PHOENIX, Ariz. -- When Chris Heston took the mound for his first bullpen session this spring, he looked down to the plate and saw Buster Posey waiting to catch him. General manager Brian Sabean stood behind a chain-link fence and manager Bruce Bochy and pitching coach Dave Righetti planted themselves alongside the right-hander, watching closely.
"You try to block stuff out, but it was impossible not to notice that," Heston said afterward. "That guy down there that's catching you is the MVP."
Posey wasn't on hand during a "B" game at the Arizona Diamondbacks facility Sunday, but Heston and fellow prospect Mike Kickham again drew an influential crowd, despite the early start time. Bochy and Righetti were on the bench for the game, and Sabean watched with a handful of his lieutenants.
The implication was clear: Heston and Kickham will be counted on, possibly sooner rather than later.
"You need depth in your rotation, and these are two guys we think a lot of," Bochy said. "If needed at some point, they'll be ready. Both of them, I thought, did a real nice job."
Heston threw three innings against Diamondbacks minor leaguers, giving up just two hits and striking out four. Kickham struck out the side in his first inning before giving up a run on a sacrifice fly in his second frame.
Heston, a strike-throwing righty, and Kickham, a left-hander with electric stuff, couldn't be more different on the mound. But they're practically inseparable off it.
"It's not a rivalry," Kickham said. "But I do always try to keep up with him. We're two very different types, but you can emulate success."
There was plenty of that last season at Double-A Richmond. The 24-year-old prospects were twin terrors for the rest of the Eastern League. Heston had a 2.24 ERA and was the league's pitcher of the year, while Kickham joined his friend on the league's All-Star team after going 11-10 with a 3.05 ERA and a team-high 137 strikeouts in 1502/3 innings.
Heston has a clean, repeatable delivery and relies on a variety of pitches, including a sinker that he learned from former Giants left-hander Steve Kline two seasons ago. Posey was impressed when he caught Heston, saying he "clearly has a very good idea of what he wants to do with every pitch."
Heston has caught Matt Cain's eye, too.
"He's real easy" with his delivery, Cain said. "He looks pretty smooth."
Heston was pleased with Sunday's outing because he was able to keep the ball down and let the defense go to work. He got four ground-ball outs in his three innings of work, and one of the two hits was an infield single. The outing was a far cry from his previous two appearances, when Heston gave up five earned runs on eight hits in just 22/3 combined innings.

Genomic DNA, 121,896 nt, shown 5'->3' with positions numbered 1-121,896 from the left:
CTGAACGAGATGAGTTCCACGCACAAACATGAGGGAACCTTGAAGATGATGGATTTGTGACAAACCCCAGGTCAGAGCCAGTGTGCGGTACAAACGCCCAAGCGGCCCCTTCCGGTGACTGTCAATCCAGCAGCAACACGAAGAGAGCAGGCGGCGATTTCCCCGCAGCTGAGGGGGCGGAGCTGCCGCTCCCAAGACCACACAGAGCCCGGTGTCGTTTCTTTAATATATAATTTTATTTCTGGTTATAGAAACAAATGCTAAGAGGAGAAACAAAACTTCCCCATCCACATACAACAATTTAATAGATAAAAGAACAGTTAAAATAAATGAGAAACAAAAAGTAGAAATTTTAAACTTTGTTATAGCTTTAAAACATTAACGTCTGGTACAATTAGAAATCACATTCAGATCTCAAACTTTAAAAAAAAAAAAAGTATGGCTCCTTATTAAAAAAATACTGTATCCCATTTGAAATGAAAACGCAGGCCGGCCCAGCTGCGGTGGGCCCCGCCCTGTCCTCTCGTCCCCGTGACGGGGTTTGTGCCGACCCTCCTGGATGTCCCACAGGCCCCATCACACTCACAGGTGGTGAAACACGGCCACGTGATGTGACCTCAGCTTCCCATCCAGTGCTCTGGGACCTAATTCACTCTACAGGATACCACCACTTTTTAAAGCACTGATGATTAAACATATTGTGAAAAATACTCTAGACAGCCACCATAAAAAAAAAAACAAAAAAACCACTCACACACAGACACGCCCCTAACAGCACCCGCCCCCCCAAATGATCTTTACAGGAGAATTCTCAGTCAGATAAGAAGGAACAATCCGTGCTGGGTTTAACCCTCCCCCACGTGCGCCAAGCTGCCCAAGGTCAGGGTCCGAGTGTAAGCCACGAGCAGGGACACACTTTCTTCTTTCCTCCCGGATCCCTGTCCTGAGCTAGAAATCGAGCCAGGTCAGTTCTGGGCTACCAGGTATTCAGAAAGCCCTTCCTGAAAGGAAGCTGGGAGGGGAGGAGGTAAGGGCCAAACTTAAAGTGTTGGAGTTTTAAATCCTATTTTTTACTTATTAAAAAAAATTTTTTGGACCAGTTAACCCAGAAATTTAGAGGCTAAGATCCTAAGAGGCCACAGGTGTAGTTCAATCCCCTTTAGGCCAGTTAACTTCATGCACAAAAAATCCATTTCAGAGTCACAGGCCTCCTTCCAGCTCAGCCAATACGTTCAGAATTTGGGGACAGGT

"I was happy for Chris," Bochy said. "That had to do a lot for his confidence."
Kickham had given up just two hits over three innings in two previous innings this spring, and he again looked sharp Sunday. The left-hander sat between 91 and 93 mph with his fastball and flashed a devastating but inconsistent curveball.
"He's just nasty," Heston said. "His stuff is some of the best I've seen. When he dials it in, he's almost unhittable."
Heston says the two have a "healthy competition" and try to one-up one another. The competition will likely take place at Triple-A Fresno this season, where the Giants have few young pitching prospects. The system's depth is at the lower levels, with the likes of Kyle Crick, Clayton Blackburn and Chris Stratton viewed as future big league contributors.
But the Giants know that they've been remarkably lucky with starting pitching health in recent years, and they'll likely need a boost at some point. Heston or Kickham, or both, could be the ones to provide it.
"This is probably the first time these eyes are seeing you at length," Heston said. "We're trying to take advantage of every opportunity to showcase our talent."
Cole Gillespie and Wilson Valdez had two hits apiece for the Giants, who snapped a four-game Cactus League losing streak.
"He threw the ball really well," Cain said. "That's typical Vogey. That's pretty awesome for him to get the win. I know he's pumped up about it."
Cain had just one issue with Vogelsong's performance.
"It's not fair," he said, laughing. "I wish we could get a win after four innings."